Heartleigh Little for BodyTalk
Heartleigh wears the Balconette in White

In so many conversations about body positivity today, there is this bullshit aspect where you’re told to ‘love yourself’ and to ‘embrace everything’ and ‘feel yourself’ and ‘be happy’ — none of which really addresses insecurities. It’s just putting a positive bandaid on it. When I was 23 I got in really, really good shape. It pretty much stayed like that until I broke up with my ex. And when I moved back here there was this period of instability and I just started gaining weight... I gained like 30-40 pounds in a year. Which is a lot of weight if you think about it. I’m still naturally thin, but I basically had a foreign body. That was really hard for me. When I’d express any kind of discomfort about it, everybody was like, ‘don’t worry, you’ll lose the weight, it’s totally fine.’ But… maybe I didn’t care to lose that weight. If my jeans fit too tight and I’m physically uncomfortable, that’s annoying. But that doesn’t mean I feel like I look bad, so it’s about understanding what someone’s discomfort is — what’s making them feel bad, what’s at the root of it? I don’t think it’s ever as simple as, ‘I’ve gained weight.’ There are so many layers to it. Now my weight every month is a constant 10-15 pound fluctuation. I think taking some of the attention off of it has helped me. I find that doing that bleeds into everything else — for example, if I’m happy at work then I’m a lot less self-conscious about my body just because I’m not thinking about it. And then just realizing that I’m not 23 anymore. My body is going through changes, and maybe I’m settling into my woman’s body and this is what it’s meant to be. It’s beautiful regardless, so. Whatever. [Laughs] If you compare yourself you’re never going to be happy. I think security — knowing your body, knowing yourself and your unique qualities and how to work with them — is very attractive. Working with what you have. That’s sexiness to me.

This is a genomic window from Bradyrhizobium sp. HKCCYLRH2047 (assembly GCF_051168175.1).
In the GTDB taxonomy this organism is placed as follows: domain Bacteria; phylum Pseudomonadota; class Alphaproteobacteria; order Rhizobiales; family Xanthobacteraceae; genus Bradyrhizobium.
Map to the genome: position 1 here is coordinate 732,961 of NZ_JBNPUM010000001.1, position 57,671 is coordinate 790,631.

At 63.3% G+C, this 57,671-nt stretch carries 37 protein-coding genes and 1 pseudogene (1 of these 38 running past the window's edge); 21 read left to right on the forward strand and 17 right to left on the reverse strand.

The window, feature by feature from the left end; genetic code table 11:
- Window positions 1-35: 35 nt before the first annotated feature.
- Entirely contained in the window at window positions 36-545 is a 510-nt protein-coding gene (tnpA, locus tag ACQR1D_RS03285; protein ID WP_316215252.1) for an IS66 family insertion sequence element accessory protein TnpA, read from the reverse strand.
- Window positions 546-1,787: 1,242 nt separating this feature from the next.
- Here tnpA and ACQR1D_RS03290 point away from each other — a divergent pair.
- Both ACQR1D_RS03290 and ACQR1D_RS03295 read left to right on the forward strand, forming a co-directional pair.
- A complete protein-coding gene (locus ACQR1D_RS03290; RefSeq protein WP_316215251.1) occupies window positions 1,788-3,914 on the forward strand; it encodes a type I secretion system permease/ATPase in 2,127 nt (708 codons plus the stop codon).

Heartleigh Little for BodyTalk
Heartleigh wears the Balconette in Black

Everyone is going to be different, so you really have to set your own measurement for success. What’s my litmus for a good day or a bad day? How am I going to define ‘enough’ or ‘feeling good’ — what does that feel like for me? For me, it was pretty baseline. It was like OK, that’s waking up, and wanting to get out of bed, and wanting to go to work and to see other people and to just exist. And if I can do all those things then everything else is going to come along with it. It’s about having that kind of comfort within yourself. Loves comes in so many different forms, and for me it was just being kind to myself. I know it’s so cheesy and so cliché to say, but you have to love and know yourself before you can love someone else — it’s actually true."

Photographed in CUUP by Stephanie Lavaggi. Interview by Anna Jube